I was a freshman in High School when the first Iron Man movie came out. Sure there had always been comic book movies and shows, but it was clear this was something different. It took a then unknown hero and made him a superstar. Not only that, Iron Man started the MCU. It not only sold us on the idea of one hero; instead promising an entire team up. And slowly set the idea of heroes coming together. After The Incredible Hulk, Thor and Captain America had all been released over the next three years, along came the Avengers. This film, and the completion of the ‘first phase’ of the MCU was truly a spectacular moment for comic fans. The set-up, the pay off, the mystique of having to wait for the next film and the millions of fan theories that appeared made these movies a truly unique experience.
Then of course with the conclusion of the Avengers came the Thanos saga. Who is this big bad, and why are we getting so little of him every film? The mystery deepened and fans were truly along for the ride. It would then be six years (and 11 films later) that he finally made his move in Infinity War, and another year (and two movies) later that he was finally defeated in Endgame. By this point in time these movies had become global phenomenon. Infinity War and Endgame had absolutely smashed box office records, and nearly every single movie within the MCU was topping global charts. Even though the MCU had grown exponentially quick, at that point it never felt like too much.
Which Brings Us to Now
In the two and a half years since Endgame, there have been five MCU films and 4 tie-in series. This is much less than planned as COVID-19 halted all releases for nearly a year. Though I remember when WandaVision had just been released, I thought “Oh thank God! A new MCU addition after so long. I can’t wait!” Yet less than a year later, I have to convince myself to watch the next movie or series. As much as I still do enjoy the MCU for the most part, being an active fan has truly become a chore to me. The MCU’s size and reach have created a few problems, and here they are.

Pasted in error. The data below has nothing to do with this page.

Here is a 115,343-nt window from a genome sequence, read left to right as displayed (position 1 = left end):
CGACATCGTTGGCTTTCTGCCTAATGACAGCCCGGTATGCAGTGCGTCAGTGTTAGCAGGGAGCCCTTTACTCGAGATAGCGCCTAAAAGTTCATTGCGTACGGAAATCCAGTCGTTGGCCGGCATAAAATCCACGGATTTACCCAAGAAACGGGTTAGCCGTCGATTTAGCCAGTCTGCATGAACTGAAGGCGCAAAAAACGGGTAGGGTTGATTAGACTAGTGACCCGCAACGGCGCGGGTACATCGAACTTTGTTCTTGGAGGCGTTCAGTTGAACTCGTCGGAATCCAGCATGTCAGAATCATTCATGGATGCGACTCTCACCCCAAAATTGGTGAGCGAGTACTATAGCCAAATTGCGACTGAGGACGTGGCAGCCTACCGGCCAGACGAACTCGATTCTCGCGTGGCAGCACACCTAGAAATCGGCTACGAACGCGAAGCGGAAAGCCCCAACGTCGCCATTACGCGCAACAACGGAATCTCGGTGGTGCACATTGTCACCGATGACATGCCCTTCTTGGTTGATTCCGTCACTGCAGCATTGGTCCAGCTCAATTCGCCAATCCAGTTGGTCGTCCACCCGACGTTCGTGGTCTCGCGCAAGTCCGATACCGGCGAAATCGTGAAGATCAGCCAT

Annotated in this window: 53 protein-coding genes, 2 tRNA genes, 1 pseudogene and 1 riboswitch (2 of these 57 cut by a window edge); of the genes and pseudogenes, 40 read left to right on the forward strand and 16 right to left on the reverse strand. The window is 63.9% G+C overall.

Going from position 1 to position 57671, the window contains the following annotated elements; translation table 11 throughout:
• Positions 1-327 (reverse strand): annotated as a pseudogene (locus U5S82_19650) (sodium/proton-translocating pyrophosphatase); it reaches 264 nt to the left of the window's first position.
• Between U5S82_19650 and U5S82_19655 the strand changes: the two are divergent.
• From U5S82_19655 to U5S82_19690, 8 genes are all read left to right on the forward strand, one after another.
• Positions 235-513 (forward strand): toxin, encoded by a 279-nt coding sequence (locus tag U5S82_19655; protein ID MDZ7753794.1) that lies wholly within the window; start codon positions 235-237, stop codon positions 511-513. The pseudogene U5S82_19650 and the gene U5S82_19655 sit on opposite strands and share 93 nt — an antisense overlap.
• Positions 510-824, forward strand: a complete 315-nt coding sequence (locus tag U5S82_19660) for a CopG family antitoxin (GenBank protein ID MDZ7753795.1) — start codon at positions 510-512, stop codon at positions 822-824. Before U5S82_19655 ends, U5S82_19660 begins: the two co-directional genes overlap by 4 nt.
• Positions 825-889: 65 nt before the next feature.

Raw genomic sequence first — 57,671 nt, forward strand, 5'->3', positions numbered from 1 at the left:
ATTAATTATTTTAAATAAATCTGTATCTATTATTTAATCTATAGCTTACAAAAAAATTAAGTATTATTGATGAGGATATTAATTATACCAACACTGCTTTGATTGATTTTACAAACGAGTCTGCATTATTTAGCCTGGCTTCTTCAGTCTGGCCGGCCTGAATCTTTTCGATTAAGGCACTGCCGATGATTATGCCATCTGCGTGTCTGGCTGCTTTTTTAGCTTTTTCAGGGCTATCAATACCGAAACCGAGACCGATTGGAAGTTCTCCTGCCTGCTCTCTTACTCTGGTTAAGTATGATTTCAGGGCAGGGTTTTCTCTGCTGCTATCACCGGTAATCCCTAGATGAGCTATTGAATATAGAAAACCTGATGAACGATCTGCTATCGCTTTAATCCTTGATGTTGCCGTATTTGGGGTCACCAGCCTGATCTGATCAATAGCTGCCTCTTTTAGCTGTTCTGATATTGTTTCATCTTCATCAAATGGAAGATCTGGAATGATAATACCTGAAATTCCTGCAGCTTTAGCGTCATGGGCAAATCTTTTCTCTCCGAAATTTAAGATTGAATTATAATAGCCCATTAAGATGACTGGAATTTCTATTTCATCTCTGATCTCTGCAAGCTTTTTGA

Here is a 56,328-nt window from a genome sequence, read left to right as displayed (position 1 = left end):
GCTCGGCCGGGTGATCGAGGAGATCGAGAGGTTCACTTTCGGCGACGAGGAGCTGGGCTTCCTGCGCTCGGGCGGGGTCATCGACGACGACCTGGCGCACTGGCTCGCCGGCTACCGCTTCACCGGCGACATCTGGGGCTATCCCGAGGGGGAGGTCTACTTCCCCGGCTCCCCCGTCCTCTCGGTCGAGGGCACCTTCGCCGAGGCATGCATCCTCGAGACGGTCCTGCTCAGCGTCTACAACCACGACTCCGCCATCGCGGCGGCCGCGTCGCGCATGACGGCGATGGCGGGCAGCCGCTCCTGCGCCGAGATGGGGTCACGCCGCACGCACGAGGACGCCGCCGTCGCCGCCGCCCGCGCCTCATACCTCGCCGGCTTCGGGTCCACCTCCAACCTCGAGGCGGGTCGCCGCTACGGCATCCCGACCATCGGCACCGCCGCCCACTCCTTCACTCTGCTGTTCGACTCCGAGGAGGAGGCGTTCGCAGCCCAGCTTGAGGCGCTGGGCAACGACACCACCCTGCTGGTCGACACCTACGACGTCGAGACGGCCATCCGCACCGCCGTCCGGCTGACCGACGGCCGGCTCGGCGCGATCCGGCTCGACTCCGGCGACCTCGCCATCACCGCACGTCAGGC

While Marvel’s has always released movies fairly quickly, with the addition of the Disney+ originals to the MCU canon, it feels like a near constant stream of Marvel titles. While not necessarily a bad thing, the constant stream of Marvel does diminish the allure of it. The Marvel opening credits, for example, used to be an exciting flash of our favorite characters appearing on screen. Though if you are like me and you watched every Marvel show episodically and every movie, then you have seen that credit 39 weeks out of the year. That leaves only thirteen weeks where Marvel has not appeared in your life in some way this past year.
Onto the Next
The main issue the MCU seems to have is that it seems every movie and every show is just set-up for the bigger one. While this has been the case since Iron Man, now that Thanos and 3 of the starting Avengers are gone, any media from this point on no longer feels like a continuation of the journey that started in 2008. Sure the connections to the originals are there, but the story synergy seems to be gone. Currently, even the unifying threat is gone. Yet even even if a villain bigger than Thanos appears, how can the journey to Endgame be topped? At a certain point, the fun won’t come from seeing new heroes take the stage, but seeing old ones return. While the return of these heroes may sound fun it would also mean that the MCU has run it’s course.
The True ‘Endgame’
I know that all of this makes it seem like I am just an old Marvel purist who hates fun. Which is very much true. However I believe that good things do have to come to an end. Every story needs to reach its eventual finale. Yet now that marvel has created this enormous universe of interconnected stories, it means that every finale open three new stories. As such, no story truly ends. It sound nice, and as a comic book fan, it is what I dreamed of as a child starry-eyed reading my favorite comics. But I fear that it runs the risk of making the entire experience stale.
I honestly hope for Marvel to slow down releases, and actually determine a true endpoint to the MCU; as I fear that if goes like this, creating such a long and daunting road of movies and shows that all lead to the next, the next generation will simply say “screw it” and never give it a chance in the first place.